Archdiocese Local Religious education Schools

Who is on the front lines of the pro-life movement? You might be surprised!

by Kara Hansen
Special to The Leaven

TOPEKA – It wasn’t the January weather that sent a chill through Nancy Keenan. It was a vision of the future.

Keenan, president of the NARAL ProChoice America, was waiting for a train at Union Station in Washington, D.C., in 2010. When the train pulled in, she witnessed a crowd pour out of the coaches — hordes of prolife youth on their way to the 37th annual March for Life.

“I just thought, ‘My gosh, they are so young,’” Keenan said in an April 16, 2010, Newsweek magazine article. “There are so many of them, and they are so young.”

While pro-abortion ranks are filled with what Keenan called “the postmenopausal militia,” the front lines of the pro-life movement are being swelled by passionate youths.

And for that you can thank people like Margie Livingston.

Livingston, a veteran teacher at Curé of Ars School in Leawood, has been educating her students about the life issues for almost 20 years. Recently, she had the opportunity to school a Topeka television reporter on the topic, too.

Livingston was in Topeka on Jan. 21 for the annual Rally for Life, sponsored by Kansans for Life. Along with many other participants, Livingston attended Mass at the Topeka Performing Arts Center, and then walked to the Capitol as part of the rally.

When she arrived there, Livingston was approached by Topeka television news reporter Jenna Troum, from KSNT-TV. Troum asked for an interview.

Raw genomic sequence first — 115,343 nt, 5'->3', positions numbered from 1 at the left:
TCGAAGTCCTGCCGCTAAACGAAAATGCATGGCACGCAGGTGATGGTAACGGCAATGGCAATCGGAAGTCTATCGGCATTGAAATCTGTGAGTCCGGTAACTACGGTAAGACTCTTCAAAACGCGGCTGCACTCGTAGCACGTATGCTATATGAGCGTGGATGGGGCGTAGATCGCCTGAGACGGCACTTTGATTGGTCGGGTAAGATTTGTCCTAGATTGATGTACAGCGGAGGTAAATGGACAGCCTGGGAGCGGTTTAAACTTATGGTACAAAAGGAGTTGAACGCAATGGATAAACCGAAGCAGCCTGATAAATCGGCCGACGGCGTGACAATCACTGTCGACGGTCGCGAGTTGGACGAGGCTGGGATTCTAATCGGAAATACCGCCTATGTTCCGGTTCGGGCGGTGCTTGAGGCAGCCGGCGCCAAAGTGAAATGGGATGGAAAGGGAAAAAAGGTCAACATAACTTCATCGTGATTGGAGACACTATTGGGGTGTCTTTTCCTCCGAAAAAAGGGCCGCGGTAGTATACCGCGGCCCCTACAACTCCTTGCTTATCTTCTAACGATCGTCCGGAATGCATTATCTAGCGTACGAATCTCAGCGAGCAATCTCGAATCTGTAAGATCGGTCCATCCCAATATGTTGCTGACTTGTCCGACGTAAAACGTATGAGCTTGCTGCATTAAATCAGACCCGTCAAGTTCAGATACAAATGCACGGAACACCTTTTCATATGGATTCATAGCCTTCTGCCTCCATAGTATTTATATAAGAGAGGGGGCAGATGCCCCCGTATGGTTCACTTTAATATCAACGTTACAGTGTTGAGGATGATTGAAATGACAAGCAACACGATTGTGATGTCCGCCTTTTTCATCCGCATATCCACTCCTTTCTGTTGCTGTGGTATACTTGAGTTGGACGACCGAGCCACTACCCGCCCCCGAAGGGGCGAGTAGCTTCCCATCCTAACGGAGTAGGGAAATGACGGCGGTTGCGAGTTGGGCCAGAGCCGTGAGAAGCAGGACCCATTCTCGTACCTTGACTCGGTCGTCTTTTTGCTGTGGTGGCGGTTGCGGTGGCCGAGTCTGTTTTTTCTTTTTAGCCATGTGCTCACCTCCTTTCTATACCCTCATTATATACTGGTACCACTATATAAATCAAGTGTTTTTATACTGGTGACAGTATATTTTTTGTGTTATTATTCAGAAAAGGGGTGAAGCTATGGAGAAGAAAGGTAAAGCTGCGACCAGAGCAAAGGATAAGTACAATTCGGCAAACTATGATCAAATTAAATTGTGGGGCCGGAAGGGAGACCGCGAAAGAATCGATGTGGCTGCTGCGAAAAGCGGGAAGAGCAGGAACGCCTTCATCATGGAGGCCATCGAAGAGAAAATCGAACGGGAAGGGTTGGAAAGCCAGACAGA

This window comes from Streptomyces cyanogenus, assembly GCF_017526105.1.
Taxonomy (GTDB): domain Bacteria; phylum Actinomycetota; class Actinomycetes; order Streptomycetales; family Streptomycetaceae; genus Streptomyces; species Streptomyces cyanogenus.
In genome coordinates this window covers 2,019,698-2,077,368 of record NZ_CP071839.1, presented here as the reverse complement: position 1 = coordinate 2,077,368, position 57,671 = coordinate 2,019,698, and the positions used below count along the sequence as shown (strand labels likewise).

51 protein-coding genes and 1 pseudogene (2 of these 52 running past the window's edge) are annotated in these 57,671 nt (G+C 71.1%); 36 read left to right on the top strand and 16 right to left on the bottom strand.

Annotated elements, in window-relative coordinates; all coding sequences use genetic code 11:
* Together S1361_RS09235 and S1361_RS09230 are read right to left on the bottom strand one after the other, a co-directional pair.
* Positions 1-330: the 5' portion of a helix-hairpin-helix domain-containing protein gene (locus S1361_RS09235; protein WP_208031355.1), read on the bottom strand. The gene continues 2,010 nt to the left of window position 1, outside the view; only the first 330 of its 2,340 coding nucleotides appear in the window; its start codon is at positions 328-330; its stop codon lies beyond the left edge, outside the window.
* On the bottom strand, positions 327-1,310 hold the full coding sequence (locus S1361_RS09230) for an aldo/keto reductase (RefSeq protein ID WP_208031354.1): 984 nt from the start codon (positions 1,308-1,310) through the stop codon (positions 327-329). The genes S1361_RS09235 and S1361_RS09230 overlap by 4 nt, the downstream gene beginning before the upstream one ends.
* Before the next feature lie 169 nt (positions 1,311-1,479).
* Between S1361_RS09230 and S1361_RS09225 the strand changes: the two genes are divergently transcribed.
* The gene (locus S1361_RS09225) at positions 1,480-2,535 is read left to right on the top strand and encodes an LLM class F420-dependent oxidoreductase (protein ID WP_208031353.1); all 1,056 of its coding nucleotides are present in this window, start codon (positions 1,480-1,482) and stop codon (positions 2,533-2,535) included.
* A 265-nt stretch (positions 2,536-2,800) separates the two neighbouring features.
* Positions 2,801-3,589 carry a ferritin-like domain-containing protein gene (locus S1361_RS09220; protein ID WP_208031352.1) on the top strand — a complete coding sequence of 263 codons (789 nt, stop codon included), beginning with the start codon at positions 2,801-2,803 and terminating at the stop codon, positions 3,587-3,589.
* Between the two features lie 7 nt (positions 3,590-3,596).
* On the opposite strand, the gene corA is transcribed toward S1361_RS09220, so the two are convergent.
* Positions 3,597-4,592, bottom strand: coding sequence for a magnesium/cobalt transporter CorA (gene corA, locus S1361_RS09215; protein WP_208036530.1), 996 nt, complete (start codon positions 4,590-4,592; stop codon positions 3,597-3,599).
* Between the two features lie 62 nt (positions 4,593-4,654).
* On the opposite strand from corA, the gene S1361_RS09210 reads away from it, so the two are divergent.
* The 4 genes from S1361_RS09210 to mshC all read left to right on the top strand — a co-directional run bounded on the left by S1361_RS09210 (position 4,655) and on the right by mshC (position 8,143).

“I was not really sure about it, but I said OK,” said Livingston. “I am very passionate about life issues, but when she began interviewing me, a calmness came over me that is not always there.”

Livingston said the reporter started with the observation that much of the rally crowd was very young — students on field trips, primarily.

Clearly, the reporter began with a presupposition — that pro-life youths were there simply for a day of officially sanctioned hooky.

“She said, ‘It appears to me the children here far outnumber the adults,’” said Livingston. “I responded, ‘I think there are a lot of schools that have come and I think it’s great the pro-life movement is a youth movement too.’”

That quote from Livingston was the only one that ended up airing as part KSNT’s coverage of the Rally for Life.

But the reporter actually asked her a number of other questions as well, stemming from other, equally mistaken, presuppositions. Livingston, like the experienced front-line veteran she was, fielded them with aplomb.

The reporter also asked her, for example, “Don’t you find this a step backwards in the women’s rights movement?”

“Quite the opposite,” responded Livingston. “Half the babies being aborted are females who are missing the opportunity to be born and go on to do great things with their lives.”

Being peppered with questions by an aggressive reporter might have rattled someone unused to speaking about life issues — but not Livingston. The sixth-grade teacher had been handling a pretty tough crowd on the topic for a very long time — middle-schoolers — and was quite comfortable articulating the pro-life perspective from her experience doing it in her classroom.

“In October — Respect Life Month,” Livingston explained, “I always start by having students pick one of many members or groups of people in society that are ignored, discriminated against, abused, etc., by society,” said Livingston.